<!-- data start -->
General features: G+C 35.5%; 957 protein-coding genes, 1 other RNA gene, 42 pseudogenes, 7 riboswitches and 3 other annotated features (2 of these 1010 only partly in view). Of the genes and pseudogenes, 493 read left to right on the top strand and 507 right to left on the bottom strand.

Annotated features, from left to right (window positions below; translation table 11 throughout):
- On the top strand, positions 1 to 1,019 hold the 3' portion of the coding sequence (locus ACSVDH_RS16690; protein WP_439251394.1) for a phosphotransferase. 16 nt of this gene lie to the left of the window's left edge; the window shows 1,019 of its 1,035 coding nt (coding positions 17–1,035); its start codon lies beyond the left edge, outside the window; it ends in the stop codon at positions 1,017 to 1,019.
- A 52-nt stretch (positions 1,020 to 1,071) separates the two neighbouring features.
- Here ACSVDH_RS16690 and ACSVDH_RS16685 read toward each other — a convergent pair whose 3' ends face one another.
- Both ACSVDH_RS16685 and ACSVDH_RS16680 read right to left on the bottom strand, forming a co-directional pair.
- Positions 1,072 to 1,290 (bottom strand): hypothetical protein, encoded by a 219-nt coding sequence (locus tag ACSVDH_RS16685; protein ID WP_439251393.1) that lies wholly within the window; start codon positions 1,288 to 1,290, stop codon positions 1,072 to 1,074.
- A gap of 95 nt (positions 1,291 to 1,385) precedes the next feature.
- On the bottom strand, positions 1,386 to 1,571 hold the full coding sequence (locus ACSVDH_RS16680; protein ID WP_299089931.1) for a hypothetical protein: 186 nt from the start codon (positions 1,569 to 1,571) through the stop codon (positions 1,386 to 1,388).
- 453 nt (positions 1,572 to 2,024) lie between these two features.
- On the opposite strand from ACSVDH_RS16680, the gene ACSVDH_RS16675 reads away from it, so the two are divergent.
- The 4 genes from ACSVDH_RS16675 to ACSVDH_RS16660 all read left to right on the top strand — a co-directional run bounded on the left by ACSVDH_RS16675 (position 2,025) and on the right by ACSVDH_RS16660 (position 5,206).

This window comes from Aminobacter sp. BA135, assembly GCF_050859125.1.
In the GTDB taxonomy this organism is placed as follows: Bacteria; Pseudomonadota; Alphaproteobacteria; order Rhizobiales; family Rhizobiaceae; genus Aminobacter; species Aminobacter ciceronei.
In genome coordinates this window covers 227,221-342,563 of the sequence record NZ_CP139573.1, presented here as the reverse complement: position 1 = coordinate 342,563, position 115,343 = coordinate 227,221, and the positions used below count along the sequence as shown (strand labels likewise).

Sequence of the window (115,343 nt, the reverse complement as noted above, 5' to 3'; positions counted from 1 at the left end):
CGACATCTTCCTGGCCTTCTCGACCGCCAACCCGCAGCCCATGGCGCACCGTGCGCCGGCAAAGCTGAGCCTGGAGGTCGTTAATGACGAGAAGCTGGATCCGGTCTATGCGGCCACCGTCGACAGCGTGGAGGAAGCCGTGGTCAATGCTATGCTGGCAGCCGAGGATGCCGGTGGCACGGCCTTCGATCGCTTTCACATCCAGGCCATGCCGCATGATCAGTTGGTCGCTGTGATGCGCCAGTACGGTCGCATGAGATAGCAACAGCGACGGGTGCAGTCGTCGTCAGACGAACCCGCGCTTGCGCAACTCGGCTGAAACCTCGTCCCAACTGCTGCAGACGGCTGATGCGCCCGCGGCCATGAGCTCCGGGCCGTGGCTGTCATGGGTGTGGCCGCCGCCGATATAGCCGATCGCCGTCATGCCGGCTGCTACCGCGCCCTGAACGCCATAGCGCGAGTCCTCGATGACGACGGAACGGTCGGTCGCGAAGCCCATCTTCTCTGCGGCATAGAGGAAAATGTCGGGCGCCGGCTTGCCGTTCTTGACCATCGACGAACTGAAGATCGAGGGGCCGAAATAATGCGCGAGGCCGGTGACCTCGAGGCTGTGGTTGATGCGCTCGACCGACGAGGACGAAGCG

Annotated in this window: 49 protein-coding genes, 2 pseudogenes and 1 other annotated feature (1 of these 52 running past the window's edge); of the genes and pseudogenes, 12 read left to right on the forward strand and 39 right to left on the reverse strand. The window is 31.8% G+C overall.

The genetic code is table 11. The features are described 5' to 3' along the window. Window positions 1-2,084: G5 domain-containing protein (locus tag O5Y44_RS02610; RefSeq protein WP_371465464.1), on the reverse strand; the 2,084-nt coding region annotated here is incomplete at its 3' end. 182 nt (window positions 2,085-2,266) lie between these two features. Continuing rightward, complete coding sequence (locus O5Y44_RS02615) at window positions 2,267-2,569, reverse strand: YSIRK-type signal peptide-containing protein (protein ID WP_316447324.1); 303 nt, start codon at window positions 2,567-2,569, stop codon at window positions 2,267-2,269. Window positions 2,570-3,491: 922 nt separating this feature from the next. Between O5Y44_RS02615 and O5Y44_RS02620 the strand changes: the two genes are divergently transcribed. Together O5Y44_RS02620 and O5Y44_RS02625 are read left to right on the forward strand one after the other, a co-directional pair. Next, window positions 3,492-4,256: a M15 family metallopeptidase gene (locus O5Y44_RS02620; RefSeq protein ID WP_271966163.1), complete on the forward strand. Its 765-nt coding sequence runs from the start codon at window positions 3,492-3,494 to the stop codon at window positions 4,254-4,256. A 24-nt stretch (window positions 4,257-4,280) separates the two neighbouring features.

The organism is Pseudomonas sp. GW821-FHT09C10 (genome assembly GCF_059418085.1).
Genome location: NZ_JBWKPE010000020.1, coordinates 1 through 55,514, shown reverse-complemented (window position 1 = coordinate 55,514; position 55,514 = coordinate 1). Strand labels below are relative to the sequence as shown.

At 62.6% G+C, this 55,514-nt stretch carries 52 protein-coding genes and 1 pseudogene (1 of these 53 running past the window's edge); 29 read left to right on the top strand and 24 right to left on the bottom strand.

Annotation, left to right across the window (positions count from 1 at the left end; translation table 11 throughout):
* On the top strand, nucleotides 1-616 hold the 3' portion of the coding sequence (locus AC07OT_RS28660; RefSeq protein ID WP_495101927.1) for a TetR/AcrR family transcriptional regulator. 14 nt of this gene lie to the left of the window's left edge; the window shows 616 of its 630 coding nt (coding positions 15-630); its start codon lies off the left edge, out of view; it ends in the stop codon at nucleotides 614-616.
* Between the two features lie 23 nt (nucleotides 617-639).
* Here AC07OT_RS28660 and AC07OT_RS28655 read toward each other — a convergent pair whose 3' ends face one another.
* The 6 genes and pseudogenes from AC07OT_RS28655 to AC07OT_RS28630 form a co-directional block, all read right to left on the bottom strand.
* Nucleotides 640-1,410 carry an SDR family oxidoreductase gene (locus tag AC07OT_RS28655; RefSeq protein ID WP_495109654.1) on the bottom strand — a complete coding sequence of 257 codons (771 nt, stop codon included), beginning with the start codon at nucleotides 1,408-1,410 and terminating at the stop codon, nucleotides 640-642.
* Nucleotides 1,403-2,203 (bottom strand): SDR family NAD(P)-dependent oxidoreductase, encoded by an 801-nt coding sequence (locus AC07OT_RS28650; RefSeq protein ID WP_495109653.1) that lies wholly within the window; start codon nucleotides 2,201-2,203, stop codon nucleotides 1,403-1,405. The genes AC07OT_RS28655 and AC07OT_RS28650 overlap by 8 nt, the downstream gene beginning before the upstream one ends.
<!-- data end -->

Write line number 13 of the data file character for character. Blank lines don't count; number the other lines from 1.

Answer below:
This window comes from Aminobacter sp. BA135, assembly GCF_050859125.1.